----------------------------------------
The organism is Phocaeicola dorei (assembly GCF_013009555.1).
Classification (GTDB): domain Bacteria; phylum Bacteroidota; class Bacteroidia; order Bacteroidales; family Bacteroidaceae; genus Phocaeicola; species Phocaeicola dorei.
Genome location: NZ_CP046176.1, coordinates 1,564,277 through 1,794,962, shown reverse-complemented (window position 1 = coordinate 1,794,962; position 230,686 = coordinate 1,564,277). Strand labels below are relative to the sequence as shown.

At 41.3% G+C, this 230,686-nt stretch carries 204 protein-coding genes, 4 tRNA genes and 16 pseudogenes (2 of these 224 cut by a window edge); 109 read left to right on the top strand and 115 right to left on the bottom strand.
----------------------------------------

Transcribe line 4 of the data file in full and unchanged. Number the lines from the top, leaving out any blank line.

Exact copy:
At 41.3% G+C, this 230,686-nt stretch carries 204 protein-coding genes, 4 tRNA genes and 16 pseudogenes (2 of these 224 cut by a window edge); 109 read left to right on the top strand and 115 right to left on the bottom strand.